In the age of “baby, baby, baby,” when our airwaves ooze the saccharine uselessness of cliched love songs and the machismo vulgarity of mainstream hip hop and modern rock and roll, it is easy to give up on music writing as a form of art. But a frank look at history proves two things: (1) Terrible music writing has always been with us and (2) so has its foil.
One such foil is that of Fleet Foxes, an indie band signed out of Seattle. In their most recent album, “Helplessness Blues,” the listener will not endure the word “baby” or even the well-trod phrase “I love you,” but instead will find wrenching and biting stories and poems about love and regret and brotherhood. If the mainstream radio is McDonald’s, then “Helplessness Blues” is the eagle-egg dinner omelette of the wily, 18th century outdoorsman.
Observe one my favorite songs from that album, a song entitled “Sim Sala Bim”:
Let’s break down the lyrics here in a level of scrutiny that would obliterate any typical pop song, but instead magnifies and blesses “Sim Sala Bim.” The first bit goes:
He was so kind, such a gentleman tied to the oceanside
Lighting a match on the suitcase’s latch in the fading of night
Ruffle the fur of the collie ‘neath the table
Ran out the door through the dark
Carved out his initials in the bark
We start with an almost banal description of a man “tied to the oceanside.” He is two parts Humphrey Bogart and one part Carey Grant, with a dash of Bruce Willis, maybe. He is lighting matches on suitcases; he is ruffling dogs’ hairs and carving monograms into trees. This character is every bit an overdone romantic hero — near useless in any good story. But:
Then the Earth shook, that was all that it took for the dream to break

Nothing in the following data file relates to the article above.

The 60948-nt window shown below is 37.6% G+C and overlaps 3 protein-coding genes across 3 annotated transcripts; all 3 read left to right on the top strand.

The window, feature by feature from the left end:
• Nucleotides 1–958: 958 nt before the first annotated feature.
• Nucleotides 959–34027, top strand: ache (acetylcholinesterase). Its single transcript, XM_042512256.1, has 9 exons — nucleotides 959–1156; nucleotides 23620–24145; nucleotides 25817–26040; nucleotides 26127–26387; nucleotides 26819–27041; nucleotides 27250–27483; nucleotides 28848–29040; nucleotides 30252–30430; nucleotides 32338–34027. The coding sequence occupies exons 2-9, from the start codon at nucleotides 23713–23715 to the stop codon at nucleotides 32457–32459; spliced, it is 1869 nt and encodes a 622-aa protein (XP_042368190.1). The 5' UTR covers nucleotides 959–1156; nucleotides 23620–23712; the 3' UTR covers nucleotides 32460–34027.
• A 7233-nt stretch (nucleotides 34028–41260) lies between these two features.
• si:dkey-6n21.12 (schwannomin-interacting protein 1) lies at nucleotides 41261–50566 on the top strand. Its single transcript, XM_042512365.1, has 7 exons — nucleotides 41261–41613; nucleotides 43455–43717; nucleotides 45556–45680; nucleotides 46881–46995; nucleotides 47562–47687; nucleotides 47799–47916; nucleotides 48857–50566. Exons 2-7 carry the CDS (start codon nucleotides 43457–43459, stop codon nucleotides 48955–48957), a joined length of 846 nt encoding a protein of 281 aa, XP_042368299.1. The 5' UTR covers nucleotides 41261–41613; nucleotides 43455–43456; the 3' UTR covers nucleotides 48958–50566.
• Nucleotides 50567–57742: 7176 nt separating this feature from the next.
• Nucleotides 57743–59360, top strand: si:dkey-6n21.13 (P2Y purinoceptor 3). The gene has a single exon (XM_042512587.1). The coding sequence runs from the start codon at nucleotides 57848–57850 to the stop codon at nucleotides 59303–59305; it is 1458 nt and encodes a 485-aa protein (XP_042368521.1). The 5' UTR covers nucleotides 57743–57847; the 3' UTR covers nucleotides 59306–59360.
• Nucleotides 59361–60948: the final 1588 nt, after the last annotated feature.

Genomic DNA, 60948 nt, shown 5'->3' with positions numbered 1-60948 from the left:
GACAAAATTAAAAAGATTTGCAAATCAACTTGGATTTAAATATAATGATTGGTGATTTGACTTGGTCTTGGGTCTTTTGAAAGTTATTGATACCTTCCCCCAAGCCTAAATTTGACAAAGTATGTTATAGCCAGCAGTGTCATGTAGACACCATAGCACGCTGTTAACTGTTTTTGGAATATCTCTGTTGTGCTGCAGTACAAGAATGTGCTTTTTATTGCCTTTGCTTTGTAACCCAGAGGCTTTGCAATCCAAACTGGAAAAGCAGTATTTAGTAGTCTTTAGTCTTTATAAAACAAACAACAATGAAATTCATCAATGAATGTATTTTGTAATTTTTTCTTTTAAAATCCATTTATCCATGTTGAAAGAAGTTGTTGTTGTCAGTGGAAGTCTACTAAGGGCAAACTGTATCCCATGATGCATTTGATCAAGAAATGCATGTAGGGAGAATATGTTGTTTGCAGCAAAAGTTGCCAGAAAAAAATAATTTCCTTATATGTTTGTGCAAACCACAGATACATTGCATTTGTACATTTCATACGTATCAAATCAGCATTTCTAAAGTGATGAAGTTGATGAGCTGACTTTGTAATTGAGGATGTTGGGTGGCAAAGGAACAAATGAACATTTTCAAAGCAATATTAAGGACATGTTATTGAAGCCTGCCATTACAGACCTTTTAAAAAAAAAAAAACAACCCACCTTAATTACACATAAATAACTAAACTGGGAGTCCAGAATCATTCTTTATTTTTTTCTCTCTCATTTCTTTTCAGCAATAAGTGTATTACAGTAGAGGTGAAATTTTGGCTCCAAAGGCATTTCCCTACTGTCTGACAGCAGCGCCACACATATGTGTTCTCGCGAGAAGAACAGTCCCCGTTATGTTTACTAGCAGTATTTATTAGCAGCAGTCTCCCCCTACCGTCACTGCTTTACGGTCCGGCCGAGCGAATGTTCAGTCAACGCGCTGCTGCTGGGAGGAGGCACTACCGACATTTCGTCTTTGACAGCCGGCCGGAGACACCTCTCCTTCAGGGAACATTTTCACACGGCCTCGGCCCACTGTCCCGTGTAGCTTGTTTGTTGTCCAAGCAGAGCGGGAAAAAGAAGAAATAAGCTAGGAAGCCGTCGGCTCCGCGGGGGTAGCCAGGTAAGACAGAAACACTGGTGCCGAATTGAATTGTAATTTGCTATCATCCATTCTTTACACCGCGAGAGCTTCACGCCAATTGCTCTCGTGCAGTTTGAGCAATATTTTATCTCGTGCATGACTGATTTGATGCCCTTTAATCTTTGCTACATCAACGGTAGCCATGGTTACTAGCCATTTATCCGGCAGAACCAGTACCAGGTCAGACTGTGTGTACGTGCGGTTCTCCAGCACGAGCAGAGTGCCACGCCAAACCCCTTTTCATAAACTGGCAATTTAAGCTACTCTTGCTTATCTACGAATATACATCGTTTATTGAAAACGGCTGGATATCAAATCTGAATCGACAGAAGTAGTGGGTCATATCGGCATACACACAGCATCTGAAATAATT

All the loose ends would surround me again, in the shape of your face
Something happens. That is how stories work, right? Something always happens, otherwise we do not write about it. This “something” has changed the speaker’s understanding, changed the childish perception of the tall, dark, and handsome trope — the inconsistencies begin to add up, the small unanswered questions builds to the big, un-ignorable question.
In short, a son discovers his father is a human man. He sees him for all his acts of shame, despite the son’s religious hope for otherwise.
What makes me love you despite the reservations?
What do I see in your eyes?
Besides my reflection hanging high?
And the son must reconcile the faulty romantic hero with the facts surrounding his father. He must discover why a man can treat him so poorly, but still have magnetism. Is it himself he sees in his father? Is it the hope his initial impressions were right and that these subsequent, gritty ideas were wrong?
Are you off somewhere reciting incantations?
“Sim Sala Bim!” on your tongue?
Carving off the hair of someone’s young?
The chorus, haunting and rich, occurs only one time. It has the hook of a chorus chanted in perpetuity, but instead it rings like a lone bell in a moor, and the musicians fade to near silence. The singer then near-whispers the final scene:
Remember when you had me cut your hair?
Call me ‘Delilah’ then, I wouldn’t care
Regardless of violence-less abuse from the neglecting father, our hero — the son — cannot quit his devotion to a distant man, a tragedy with his face, just aged. It is an ending that brings the careful listener to tears, but it is cut short by an assault of sound, a building of musical tension — a frantic row of melodies like a youth, running from home to stop short of falling off the apex of a fjord.
But Katy Perry has some catchy stuff too, I guess.